A vibrant market needs policies that allow innovation and investment, but it also needs people to do the innovating and investing. 

Local regulations that severely restrict the construction of new housing are not the only factor contributing to the state’s lower population growth, but they have played a significant role.  

Using U.S. Census data, we calculated the growth in housing units in New Hampshire in each decade going back to 1940. You can see the huge drop starting in the 1990s. 

2010-2020: 3.9%

2000-2010: 12.4%

1990-2000: 8.6%

1980-1990: 30.4%

1970-1980: 37.5%

1960-1970: 25.2%

1950-1960: 17.7%

1940-1950: 20.5%

Until the 1990s, the growth in the number of housing units was larger than the state’s population growth. In two of the last three decades, the population growth has been larger than the growth in home construction. 

That has produced a huge shortage of housing. The housing shortage is not only driving up home prices and rents. It’s constraining population growth. 

This housing shortage is reducing the supply of available workers, which is hurting the very businesses that legislators have worked so hard to help. (See all the help wanted signs.)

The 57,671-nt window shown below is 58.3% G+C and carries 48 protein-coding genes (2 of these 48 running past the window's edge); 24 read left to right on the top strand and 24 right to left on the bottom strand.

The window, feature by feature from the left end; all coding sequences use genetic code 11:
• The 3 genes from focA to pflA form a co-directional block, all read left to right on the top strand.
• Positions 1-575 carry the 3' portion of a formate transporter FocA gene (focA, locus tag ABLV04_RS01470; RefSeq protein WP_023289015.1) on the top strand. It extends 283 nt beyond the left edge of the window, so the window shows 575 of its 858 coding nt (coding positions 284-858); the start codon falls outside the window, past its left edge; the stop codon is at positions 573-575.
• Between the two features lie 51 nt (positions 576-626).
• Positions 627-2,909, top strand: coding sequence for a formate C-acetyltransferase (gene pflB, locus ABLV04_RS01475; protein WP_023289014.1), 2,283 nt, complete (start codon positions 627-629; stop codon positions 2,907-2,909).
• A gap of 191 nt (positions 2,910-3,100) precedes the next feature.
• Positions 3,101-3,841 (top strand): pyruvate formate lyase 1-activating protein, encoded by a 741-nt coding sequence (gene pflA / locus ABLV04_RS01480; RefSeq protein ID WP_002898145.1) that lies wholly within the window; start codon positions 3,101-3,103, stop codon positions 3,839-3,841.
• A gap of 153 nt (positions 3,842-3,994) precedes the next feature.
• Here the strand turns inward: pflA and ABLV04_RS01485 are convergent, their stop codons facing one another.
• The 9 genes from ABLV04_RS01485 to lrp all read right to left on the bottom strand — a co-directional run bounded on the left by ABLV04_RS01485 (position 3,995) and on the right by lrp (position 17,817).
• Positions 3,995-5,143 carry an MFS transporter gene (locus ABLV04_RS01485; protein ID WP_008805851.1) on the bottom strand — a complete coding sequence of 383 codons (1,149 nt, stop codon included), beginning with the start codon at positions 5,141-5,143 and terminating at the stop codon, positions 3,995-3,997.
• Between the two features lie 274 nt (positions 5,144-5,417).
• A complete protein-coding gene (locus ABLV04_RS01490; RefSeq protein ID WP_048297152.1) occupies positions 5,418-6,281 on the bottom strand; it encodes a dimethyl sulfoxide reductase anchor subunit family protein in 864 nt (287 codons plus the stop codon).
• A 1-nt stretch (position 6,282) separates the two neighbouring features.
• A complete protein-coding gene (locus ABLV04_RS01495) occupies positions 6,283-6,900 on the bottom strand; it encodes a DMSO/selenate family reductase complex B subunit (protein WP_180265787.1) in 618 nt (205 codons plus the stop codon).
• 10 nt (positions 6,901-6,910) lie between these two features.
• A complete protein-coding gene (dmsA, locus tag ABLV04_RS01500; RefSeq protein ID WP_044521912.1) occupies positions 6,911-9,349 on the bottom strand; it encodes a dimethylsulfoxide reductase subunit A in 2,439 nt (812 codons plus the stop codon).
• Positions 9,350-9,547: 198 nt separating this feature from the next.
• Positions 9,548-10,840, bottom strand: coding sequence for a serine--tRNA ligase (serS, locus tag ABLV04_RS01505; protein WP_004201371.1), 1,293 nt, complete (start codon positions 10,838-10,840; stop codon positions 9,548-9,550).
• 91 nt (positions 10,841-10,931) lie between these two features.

It’s also constraining the growth of the state’s economic market. It doesn’t do much good to help a business create a new job if, with the other hand, you make sure there’s no one around to fill the job.  

In the long run, the local regulations that have created a de facto cap on population growth will work against the tax cuts and regulatory reforms that brought us the tremendous growth of the last 70 years. 

Policymakers need to understand that creating a vibrant, innovative marketplace requires more than just keeping taxes and spending low. Artificially limiting the number of market participants shrinks the market and hurts the whole state.  

There are two sides of the affordable housing equation: incomes and housing prices. While the market pushes New Hampshire incomes higher, the government prevents it from lowering home prices.